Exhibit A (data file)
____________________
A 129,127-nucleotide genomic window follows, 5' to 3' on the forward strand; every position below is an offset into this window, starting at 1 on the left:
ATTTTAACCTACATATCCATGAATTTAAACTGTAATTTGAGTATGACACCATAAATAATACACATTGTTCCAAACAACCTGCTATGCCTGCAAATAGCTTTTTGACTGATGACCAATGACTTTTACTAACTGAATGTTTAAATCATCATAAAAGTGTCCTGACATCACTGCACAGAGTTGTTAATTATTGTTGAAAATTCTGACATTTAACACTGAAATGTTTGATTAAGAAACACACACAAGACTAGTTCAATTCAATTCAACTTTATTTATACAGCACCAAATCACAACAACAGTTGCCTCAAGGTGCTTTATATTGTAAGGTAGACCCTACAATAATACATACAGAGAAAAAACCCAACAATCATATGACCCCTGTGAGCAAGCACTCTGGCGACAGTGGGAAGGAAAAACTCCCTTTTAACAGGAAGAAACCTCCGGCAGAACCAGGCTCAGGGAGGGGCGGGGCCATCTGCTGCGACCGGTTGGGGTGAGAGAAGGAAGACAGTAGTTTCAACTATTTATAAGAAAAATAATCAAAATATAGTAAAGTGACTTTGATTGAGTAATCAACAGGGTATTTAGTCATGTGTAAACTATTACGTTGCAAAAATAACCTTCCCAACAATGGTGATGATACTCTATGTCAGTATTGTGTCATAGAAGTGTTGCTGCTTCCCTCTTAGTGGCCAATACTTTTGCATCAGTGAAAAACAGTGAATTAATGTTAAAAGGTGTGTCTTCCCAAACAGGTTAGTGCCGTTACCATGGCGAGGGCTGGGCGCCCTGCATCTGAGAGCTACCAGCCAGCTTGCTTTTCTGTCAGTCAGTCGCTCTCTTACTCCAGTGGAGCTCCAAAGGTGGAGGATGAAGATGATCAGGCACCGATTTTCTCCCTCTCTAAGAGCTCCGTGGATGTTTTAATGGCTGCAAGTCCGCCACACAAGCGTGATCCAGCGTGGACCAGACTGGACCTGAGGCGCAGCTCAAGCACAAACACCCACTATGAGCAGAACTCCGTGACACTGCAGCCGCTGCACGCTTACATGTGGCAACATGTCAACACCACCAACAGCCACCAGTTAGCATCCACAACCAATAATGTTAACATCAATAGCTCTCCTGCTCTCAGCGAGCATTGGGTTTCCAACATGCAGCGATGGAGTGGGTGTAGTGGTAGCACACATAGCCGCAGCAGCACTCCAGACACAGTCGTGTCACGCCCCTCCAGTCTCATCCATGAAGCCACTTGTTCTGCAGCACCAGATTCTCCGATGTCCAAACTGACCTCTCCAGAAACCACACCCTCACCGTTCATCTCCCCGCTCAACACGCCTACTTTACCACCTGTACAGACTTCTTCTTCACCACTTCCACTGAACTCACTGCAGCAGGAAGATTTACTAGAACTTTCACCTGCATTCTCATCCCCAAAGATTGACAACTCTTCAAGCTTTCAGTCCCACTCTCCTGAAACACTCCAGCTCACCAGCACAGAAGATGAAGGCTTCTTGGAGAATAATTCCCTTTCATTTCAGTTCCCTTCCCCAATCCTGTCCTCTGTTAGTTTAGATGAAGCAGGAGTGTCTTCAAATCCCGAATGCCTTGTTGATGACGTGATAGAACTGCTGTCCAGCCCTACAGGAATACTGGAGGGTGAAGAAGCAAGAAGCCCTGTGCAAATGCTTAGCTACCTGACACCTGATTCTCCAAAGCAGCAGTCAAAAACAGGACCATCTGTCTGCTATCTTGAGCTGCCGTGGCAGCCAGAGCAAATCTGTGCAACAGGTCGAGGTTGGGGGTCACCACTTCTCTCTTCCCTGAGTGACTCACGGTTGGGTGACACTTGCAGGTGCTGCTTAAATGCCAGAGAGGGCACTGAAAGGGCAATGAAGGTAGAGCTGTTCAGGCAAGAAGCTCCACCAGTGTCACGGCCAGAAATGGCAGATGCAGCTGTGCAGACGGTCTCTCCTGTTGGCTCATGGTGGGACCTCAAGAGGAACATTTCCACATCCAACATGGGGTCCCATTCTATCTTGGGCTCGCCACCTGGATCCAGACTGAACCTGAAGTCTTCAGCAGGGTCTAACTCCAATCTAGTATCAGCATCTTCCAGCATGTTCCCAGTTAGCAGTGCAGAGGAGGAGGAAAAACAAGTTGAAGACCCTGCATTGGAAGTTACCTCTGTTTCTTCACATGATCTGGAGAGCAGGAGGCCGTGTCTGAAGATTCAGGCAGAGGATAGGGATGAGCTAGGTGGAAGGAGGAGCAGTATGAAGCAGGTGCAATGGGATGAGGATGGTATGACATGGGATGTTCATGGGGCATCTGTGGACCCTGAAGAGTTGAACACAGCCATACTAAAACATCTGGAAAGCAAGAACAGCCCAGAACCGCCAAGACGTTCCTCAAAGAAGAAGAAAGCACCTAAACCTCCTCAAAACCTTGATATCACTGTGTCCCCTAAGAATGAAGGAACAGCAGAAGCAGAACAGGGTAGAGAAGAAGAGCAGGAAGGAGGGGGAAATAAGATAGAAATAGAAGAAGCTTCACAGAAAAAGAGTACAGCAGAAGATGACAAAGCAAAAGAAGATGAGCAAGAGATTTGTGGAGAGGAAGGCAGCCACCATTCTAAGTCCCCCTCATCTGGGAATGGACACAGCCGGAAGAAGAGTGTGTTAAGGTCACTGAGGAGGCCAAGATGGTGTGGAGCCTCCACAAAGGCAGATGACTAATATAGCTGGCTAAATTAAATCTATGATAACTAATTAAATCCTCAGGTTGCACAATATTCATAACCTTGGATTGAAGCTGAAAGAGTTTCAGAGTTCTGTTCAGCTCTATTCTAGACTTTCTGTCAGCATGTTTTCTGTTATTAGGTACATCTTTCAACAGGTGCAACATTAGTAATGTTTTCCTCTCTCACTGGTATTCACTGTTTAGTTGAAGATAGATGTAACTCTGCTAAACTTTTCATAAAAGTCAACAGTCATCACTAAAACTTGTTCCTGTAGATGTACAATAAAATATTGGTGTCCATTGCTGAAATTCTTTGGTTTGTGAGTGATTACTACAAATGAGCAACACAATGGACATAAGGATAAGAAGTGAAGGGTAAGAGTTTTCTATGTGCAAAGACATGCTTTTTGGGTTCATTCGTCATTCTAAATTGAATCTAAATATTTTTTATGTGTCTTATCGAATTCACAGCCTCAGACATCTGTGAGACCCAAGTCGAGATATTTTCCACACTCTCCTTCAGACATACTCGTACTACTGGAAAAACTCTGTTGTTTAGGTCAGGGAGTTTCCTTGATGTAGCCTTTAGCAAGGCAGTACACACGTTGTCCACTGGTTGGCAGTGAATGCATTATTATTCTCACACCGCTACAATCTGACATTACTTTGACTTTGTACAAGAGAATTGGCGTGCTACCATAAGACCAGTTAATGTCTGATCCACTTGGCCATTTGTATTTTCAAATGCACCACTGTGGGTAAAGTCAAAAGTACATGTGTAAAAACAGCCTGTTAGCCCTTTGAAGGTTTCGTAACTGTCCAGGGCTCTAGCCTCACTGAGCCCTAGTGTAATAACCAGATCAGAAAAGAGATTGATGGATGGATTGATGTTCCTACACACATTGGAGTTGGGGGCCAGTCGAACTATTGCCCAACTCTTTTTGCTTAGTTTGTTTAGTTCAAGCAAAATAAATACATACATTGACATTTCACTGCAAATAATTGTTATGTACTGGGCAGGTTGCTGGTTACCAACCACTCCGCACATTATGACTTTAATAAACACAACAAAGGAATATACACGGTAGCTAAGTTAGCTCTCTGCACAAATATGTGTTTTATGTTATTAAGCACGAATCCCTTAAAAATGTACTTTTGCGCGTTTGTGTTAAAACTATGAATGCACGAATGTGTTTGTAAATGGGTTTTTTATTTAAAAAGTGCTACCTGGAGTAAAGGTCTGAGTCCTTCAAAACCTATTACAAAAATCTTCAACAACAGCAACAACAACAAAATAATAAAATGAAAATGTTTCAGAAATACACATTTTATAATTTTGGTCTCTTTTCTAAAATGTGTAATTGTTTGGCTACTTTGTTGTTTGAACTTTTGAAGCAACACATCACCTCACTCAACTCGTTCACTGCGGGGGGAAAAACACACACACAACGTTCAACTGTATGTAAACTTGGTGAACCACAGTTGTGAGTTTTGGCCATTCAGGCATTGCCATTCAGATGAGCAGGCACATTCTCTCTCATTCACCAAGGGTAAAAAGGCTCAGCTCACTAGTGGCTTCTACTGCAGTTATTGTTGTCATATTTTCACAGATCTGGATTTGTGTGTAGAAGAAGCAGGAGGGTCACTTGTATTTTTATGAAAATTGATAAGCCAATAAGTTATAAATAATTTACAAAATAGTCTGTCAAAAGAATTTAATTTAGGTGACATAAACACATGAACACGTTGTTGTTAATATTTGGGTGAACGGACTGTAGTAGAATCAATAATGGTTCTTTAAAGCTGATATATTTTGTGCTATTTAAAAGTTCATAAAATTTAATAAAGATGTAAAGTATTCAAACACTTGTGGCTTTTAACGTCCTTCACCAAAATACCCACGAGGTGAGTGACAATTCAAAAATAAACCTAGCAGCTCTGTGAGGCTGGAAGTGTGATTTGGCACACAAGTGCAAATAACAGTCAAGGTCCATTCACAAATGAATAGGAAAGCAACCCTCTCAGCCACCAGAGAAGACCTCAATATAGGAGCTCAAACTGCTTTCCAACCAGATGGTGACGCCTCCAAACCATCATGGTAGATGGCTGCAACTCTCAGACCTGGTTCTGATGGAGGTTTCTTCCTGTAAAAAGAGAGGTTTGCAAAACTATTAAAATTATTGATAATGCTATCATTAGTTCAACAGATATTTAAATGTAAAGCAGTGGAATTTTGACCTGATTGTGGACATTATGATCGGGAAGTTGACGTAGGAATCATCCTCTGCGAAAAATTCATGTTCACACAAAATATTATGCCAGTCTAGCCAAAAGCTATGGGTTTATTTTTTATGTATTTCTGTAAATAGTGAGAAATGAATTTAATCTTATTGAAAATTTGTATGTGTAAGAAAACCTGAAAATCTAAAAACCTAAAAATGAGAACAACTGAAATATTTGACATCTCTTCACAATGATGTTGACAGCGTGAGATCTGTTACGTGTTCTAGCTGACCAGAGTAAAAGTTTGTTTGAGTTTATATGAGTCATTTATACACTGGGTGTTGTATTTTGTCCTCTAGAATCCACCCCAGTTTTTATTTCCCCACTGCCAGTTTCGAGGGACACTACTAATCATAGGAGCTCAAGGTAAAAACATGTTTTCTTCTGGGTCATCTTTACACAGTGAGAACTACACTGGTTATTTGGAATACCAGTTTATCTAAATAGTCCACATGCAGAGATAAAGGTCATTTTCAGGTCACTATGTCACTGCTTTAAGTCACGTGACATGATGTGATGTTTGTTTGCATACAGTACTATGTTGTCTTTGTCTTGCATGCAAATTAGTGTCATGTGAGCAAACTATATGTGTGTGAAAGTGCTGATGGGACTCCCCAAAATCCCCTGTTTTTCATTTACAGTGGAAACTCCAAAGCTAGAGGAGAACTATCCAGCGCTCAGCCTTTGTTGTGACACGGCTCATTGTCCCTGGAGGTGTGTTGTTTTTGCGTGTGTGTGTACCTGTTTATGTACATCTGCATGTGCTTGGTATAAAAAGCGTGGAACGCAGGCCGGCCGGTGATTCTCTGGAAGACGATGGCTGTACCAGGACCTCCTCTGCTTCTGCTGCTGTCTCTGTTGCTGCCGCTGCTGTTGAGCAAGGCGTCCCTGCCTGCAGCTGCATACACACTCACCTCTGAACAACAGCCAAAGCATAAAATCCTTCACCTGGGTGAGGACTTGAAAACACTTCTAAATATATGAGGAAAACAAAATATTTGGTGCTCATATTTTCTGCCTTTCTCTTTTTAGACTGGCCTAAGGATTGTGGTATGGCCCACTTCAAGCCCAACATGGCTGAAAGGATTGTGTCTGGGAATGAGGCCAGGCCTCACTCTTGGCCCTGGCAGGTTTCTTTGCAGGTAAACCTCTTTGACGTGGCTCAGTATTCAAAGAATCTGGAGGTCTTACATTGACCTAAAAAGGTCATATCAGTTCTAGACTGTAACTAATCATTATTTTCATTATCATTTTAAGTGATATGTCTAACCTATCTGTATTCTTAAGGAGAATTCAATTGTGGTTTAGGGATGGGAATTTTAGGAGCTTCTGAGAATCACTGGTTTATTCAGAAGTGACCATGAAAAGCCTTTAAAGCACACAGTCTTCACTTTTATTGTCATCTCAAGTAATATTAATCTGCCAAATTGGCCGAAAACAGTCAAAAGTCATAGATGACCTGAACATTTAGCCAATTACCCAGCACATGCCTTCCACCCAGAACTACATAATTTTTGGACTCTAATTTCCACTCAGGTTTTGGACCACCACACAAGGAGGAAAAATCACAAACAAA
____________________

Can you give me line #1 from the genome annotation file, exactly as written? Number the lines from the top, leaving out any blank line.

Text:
A 129,127-nucleotide genomic window follows, 5' to 3' on the forward strand; every position below is an offset into this window, starting at 1 on the left: